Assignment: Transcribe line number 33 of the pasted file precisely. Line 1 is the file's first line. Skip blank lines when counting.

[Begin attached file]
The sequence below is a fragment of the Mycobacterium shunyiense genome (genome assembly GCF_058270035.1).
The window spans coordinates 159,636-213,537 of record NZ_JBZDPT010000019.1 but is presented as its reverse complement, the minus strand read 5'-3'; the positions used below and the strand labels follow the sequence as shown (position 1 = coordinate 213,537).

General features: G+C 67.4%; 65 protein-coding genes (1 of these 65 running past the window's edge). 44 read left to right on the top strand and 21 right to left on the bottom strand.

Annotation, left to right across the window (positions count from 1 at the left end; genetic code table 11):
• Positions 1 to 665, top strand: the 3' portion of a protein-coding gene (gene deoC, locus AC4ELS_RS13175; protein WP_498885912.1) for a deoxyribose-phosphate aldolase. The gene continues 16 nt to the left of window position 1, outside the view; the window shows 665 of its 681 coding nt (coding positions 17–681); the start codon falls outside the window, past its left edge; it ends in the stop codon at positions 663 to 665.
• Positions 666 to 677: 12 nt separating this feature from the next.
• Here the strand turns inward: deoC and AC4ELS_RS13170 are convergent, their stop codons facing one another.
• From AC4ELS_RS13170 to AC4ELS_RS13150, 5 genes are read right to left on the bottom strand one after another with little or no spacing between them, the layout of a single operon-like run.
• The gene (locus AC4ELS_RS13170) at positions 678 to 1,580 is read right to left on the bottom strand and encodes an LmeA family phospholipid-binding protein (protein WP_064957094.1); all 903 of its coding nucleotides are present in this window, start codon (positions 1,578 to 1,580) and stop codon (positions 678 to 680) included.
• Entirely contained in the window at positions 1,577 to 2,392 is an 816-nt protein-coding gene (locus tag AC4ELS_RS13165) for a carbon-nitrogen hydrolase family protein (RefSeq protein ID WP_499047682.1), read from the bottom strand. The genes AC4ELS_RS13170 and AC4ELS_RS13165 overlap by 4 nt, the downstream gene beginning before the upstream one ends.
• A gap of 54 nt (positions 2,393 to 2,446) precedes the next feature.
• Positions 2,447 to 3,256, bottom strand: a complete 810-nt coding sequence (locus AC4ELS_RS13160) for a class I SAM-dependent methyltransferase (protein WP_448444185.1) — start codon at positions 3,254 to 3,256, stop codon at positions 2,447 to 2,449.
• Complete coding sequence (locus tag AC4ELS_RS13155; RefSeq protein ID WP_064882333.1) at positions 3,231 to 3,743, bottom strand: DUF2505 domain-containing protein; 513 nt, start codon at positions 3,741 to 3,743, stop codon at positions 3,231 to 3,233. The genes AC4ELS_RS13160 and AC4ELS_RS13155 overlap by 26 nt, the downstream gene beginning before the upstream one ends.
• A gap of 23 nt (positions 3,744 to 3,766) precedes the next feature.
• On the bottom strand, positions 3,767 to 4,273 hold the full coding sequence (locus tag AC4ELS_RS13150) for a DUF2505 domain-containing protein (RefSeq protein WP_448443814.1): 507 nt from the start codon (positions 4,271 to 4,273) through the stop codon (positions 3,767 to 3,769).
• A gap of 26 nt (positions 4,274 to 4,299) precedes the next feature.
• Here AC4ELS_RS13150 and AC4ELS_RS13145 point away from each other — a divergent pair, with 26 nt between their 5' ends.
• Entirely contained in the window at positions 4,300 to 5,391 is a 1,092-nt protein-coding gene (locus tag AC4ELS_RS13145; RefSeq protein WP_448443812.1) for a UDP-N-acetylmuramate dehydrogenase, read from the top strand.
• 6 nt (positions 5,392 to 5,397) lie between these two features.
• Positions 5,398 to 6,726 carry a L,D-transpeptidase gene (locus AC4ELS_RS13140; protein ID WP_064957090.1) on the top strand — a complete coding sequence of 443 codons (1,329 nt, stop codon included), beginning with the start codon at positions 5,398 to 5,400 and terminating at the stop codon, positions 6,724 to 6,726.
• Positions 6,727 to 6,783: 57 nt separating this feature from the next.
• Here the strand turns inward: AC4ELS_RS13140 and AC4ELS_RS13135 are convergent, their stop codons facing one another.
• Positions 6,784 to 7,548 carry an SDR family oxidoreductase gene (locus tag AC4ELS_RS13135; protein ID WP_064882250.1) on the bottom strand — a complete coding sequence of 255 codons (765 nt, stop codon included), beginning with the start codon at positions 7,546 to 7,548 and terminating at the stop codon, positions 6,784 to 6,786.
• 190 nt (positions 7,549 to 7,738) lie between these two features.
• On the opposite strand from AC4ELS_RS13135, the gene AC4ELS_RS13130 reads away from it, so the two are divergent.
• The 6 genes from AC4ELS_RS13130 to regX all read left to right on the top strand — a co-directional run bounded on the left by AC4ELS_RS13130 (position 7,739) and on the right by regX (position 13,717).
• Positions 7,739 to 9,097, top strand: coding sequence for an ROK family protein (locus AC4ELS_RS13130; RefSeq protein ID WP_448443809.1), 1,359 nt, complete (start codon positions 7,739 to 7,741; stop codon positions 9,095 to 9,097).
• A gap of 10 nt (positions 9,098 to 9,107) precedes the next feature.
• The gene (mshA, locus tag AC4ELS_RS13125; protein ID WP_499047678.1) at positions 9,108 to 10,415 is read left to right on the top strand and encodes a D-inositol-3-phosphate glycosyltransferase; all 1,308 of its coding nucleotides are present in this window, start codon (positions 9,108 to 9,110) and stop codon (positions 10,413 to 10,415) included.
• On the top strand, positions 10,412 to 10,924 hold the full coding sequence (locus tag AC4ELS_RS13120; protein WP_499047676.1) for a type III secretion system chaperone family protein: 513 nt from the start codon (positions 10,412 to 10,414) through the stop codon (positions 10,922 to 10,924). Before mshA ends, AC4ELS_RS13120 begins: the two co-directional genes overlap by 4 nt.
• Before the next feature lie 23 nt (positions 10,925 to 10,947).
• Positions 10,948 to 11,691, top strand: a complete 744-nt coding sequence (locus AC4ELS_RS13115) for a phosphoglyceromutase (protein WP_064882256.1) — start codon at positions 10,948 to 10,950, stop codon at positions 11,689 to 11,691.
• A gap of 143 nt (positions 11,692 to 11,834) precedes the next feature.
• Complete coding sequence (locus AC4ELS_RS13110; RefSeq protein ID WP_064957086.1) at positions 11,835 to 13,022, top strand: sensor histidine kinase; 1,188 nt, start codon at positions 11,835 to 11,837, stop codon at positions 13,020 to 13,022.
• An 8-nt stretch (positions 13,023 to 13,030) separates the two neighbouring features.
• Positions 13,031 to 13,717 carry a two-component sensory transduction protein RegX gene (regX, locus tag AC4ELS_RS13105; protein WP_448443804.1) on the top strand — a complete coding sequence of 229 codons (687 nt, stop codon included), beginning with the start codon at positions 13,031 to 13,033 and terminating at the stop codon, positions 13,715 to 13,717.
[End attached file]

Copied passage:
• A gap of 143 nt (positions 11,692 to 11,834) precedes the next feature.